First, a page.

We teamed with Studio Movie Grill to select 12 women super heroes from around the country. Wednesday night, Kellie hosted an awards ceremony for them followed by a premiere screening of Warner Brothers’ Wonder Woman! Here are their stories.
Lindsay Stawick is a true inspiration to the community of Indianapolis through her work as the youth program manager for the Domestic Violence Network.
In 2008, Lindsay’s high school friend was brutally murdered by her boyfriend. This tragedy inspired Lindsay to study social work in college and fuels her passion to ensure the youth in the community don’t fall victim to an unsafe relationship.
Tamar Manasseh is a native Chicago woman who was fed up with the shootings in her neighborhood, so Tamar assembled a literal army of moms and set out to take back the streets of crime-riddled Englewood.
Tamar started out by simply sitting on the street corner for hours, in an attempt to dissuade shooters, and it worked. And more residents joined. As a result, MASK, Mothers Against Senseless Killings, was born.
Robyn Mellin is a superhero to the hundreds of homeless children she serves every year at Metropolitan Ministries in Tampa.
Over 12 years ago, Robyn found Metropolitan Ministries and became the Director of School Age Programs. Robyn transformed the after-school program from a one-room play space to a multi-faceted, trauma informed, nationally accredited program. The name of her program is ‘Mighty Kids’, because Robyn sees the superhero inside each and every child that resides in the shelter.
Mary Hadsall creates independence, confidence, and joy in people with physical disabilities. She is the Executive Director of Camelot Therapeutic Horsemanship, an Arizona nonprofit that gives lessons in horseback riding to children and adults with physical disabilities.
Camelot was founded upon the principle that it is impossible to put a price on human dignity, so no student is ever charged for lessons.
Beauty Baldwin made history by becoming the first African-American female school Superintendent in the state of Georgia. She held this position for 10 years.
Beauty was appointed to chair the Georgia Board of Medical Assistance and the Georgia Board of Adult Literacy.
Sandra Young is the founder of the Mixteco Indigena Community Organizing Project, which unites indigenous leaders and allies to strengthen the Mixtec and indigenous immigrant community in California.
After joining the staff at Las Islas Medical Clinic, Sandra recognized there was a cultural and lingual divide in the concept of healthcare between indigenous Mixtec farmworkers and our Western medicine. This is why she founded her nonprofit- to build community leadership, education and training programs, language interpretation, health outreach, and cultural promotion for the Mixtec community.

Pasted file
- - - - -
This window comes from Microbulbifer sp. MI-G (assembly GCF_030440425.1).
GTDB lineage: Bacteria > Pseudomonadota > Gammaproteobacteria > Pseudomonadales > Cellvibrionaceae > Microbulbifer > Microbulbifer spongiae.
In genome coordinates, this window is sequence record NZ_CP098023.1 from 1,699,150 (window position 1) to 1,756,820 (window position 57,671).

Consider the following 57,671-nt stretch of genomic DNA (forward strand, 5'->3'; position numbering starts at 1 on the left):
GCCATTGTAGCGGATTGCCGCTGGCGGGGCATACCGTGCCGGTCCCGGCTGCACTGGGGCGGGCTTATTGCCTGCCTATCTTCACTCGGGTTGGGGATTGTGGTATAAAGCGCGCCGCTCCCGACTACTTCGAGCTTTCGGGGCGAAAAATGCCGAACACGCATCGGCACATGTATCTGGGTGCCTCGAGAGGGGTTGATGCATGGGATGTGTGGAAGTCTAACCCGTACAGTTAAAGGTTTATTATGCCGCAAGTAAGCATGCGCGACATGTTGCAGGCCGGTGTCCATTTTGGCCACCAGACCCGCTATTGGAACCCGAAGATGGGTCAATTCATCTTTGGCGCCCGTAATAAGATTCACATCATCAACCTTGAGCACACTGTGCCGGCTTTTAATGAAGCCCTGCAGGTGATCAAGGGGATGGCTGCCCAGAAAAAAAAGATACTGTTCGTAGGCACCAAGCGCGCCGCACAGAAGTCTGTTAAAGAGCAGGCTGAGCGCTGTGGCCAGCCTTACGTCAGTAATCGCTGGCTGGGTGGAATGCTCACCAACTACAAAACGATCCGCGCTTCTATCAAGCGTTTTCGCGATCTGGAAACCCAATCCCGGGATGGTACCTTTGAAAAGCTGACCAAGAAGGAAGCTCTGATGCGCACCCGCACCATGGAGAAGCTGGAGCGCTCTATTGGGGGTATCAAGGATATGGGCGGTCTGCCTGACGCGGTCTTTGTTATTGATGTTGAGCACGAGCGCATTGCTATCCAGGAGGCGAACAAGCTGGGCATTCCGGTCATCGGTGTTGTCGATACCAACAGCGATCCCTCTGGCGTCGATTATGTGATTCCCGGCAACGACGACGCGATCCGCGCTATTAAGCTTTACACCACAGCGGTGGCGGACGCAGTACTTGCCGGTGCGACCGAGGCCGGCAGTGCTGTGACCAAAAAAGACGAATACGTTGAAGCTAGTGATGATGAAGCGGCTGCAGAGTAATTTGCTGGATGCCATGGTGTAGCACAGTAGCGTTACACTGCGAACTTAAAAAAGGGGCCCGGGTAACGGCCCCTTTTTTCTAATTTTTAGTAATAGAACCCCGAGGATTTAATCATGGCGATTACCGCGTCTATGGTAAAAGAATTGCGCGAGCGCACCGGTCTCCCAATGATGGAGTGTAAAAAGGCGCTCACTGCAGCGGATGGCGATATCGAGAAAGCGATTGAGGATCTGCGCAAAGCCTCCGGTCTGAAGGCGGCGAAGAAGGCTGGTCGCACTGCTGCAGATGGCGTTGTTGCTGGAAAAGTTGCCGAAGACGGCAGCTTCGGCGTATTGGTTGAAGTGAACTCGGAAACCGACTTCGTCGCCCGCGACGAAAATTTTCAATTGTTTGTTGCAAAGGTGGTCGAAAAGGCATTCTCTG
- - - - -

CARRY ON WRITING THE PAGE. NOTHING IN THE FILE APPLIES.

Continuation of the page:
Pastel Corbett is a 29-year-old artist in Sacramento who uplifts and inspires others through her art and charitable acts within her community.
For four years, Pastel has passed out care bags to the homeless in her community through a yearly event called ‘Give Back Sac’. She encourages volunteers in the Sacramento area to donate items, money, and time to assemble and hand out sacks filled with basic hygiene products, socks, hats, and gloves to the homeless. The first year Pastel did this, she gave out 50 sacks. This past year, she was able to give out more than 250.
Melanie Hudson is a rockstar single parent, a personal care assistant for special needs children, and recent college graduate. She struggles to make ends meet each month for her 17-year-old daughter and herself while suffering from glaucoma.
She takes time out to work with Philabundance, a hunger relief organization, to raise awareness of hunger, showing others in her situation that there’s no shame in needing help.
Monique Rodriguez is a social worker and an Army Veteran. She has helped prevent veterans from becoming homeless. She has found housing for families living in their car. She has helped veterans who wanted to commit suicide get the mental help they needed.
Monique is a volunteer Platoon Leader with ‘The Mission Continues’, leading community service projects in Houston, such as re-painting an underpass, landscaping updates on two parks, and restoring an abandoned African American cemetery, where Buffalo Soldiers are buried.
Dr. Ophelia Garmon-Brown lost her father at the age of two and later decided to become a doctor and help people. She is a Family Practice Physician in North Carolina. Dr. Brown goes to local schools throughout the year and provides physicals to students for free. Dr. Brown has paid the tuitions for several students who could not afford to go to college.
Unfortunately, Dr. Brown was diagnosed with brain and kidney cancer 5 months ago, underwent brain surgery, and the removal of a kidney. She took a few months off, but then went right back to working for the community!